Unflustered and swimming well within himself, the American coasted through his morning heat in one minute, 55.53 seconds, more than four seconds outside his own world record, but enough to qualify fifth overall.
"I'm very happy with that swim," Phelps said. "That's all I needed it to be."
Austria's Dinko Jukic was the fastest overall, stopping the clock at 1:54.79, just ahead of Phelps' compatriot Tyler Clary.
"It felt fantastic. The time was faster than it was at (US) trials," Clary said. "Coming into the third wall I was amazed at how well I felt. Historically I go faster in the evenings, and I felt like there was more there."
The 200 butterfly is one of the most physically demanding events in swimming and Phelps is a master of managing himself through the heats and semi-finals without over exerting himself.
Compared to Beijing where he won eight gold medals, Phelps has not had a great start to the London Games, finishing fourth in the 400 individual medley then second in the 4x100 freestyle relay.
But his best events are yet to come and he is poised for a memorable night on Tuesday.
If he wins the 200 butterfly final, his favourite race, he will become the first male swimmer to win gold in the same individual event at three successive Olympics.
He will also equal Soviet gymnast Larisa Latynina's record tally of 18 Olympic medals.
Phelps could then claim the outright record when he contests the 4x200 freestyle relay event, where the Americans are overwhelming favourites to win.
Federica Pellegrini rebounded from the disappointment of missing a medal in the women's 400 metres freestyle final by setting the fastest qualifying time in the 200 freestyle heats.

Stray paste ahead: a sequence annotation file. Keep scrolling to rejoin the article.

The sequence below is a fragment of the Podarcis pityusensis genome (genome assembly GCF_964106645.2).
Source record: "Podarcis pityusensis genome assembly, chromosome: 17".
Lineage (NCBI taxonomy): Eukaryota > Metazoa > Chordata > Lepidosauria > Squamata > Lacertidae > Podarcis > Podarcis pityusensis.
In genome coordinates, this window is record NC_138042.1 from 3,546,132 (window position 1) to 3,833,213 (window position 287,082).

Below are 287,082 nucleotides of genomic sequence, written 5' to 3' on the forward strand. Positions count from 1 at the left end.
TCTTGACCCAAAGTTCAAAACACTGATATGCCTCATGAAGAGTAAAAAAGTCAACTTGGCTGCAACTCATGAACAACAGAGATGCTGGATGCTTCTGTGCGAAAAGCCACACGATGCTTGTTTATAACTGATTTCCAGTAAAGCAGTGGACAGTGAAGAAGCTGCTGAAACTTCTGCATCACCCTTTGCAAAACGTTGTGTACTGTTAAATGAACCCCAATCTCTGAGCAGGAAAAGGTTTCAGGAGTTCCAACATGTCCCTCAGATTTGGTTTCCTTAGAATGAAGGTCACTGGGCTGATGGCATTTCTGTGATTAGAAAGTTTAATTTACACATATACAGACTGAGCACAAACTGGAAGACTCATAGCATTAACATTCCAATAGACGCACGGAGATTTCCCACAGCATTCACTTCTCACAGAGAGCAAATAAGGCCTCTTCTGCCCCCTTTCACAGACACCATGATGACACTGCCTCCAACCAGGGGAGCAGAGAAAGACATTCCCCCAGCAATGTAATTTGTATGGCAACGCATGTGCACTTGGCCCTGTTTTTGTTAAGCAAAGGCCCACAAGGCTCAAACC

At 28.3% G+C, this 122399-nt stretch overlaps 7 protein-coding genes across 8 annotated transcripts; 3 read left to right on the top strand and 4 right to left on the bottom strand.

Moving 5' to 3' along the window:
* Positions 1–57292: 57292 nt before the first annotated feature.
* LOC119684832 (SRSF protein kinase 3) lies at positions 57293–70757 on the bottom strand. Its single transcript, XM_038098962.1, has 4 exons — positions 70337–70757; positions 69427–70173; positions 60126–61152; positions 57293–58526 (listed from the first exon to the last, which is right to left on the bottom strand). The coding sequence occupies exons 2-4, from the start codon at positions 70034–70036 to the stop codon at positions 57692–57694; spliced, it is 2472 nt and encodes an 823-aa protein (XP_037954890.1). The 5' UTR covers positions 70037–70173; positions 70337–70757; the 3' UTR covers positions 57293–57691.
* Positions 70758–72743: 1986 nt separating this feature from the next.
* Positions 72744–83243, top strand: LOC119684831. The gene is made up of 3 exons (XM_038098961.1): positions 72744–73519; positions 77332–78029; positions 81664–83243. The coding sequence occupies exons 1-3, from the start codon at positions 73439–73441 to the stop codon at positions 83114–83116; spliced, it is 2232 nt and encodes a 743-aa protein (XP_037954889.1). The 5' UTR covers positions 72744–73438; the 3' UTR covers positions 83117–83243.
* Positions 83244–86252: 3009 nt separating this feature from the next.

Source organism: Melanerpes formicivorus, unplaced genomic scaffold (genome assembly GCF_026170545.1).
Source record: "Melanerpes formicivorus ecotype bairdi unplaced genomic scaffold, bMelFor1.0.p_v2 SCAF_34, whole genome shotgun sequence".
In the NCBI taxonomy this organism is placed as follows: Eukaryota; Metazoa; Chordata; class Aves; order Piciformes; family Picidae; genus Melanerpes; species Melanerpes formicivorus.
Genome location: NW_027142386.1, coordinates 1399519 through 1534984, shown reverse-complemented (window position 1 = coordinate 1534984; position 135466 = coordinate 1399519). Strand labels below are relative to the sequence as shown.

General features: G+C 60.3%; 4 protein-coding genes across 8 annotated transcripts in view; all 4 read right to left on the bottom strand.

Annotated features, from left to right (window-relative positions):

The Italian finished a disappointing fifth in the 400m final on Sunday after going into the event as the reigning world champion and world record holder but made a better start to her defence of the 200 gold medal she won in Beijing four years ago.
Racing in the lane next to American teenager Missy Franklin, Pellegrini won her morning heat in one minute and 57.16 seconds, the fastest time overall.
Allison Schmitt, who won the silver medal in the 400, was second best in 1:57.33 with Franklin next at 1:57.62.
"It felt awesome. I definitely didn't expect to be that fast this morning," Franklin said.
"It is a very stacked event, no matter what happens it will be a great semi-final and final."
Camille Muffat of France, who won the 400 gold medal, was 12th overall. The top 16 swimmers qualified for the semi-finals later on Monday, with the fastest eight from the semi-finals advancing to Tuesday's final.
"I couldn't sleep (last night)," said Muffat. "I would open the drawer, take out my medal and say 'oh yeah, it's true, I won'.
"One is what I wanted, two, I never thought possible. A medal of any colour would be something."
Chinese sensation Ye Shiwen set herself up for a golden double when she posted the fastest qualifying time in the women's 200m individual medley then dismissed suggestions of foul play.
The 16-year-old shattered the world record to win the 400 medley on Saturday, but her eye-popping performance, when she swam her final lap almost as fast as Ryan Lochte did in the men's race, aroused suspicions.
"There's absolutely no problem with the doping,' she told reporters, speaking through a translator. "The Chinese team has always had a firm policy about anti-doping."
Despite easing off on the final freestyle leg, Ye still finished well clear of her main rivals to emerge as the nearly unsinkable favourite to snatch the gold.
She was more than a second and a half ahead of her nearest rival, Zimbabwe's Kirsty Coventry, and more than three seconds clear of Australia's Stephanie Rice, the Beijing Olympic champion and Ariana Kukors, the current world record holder.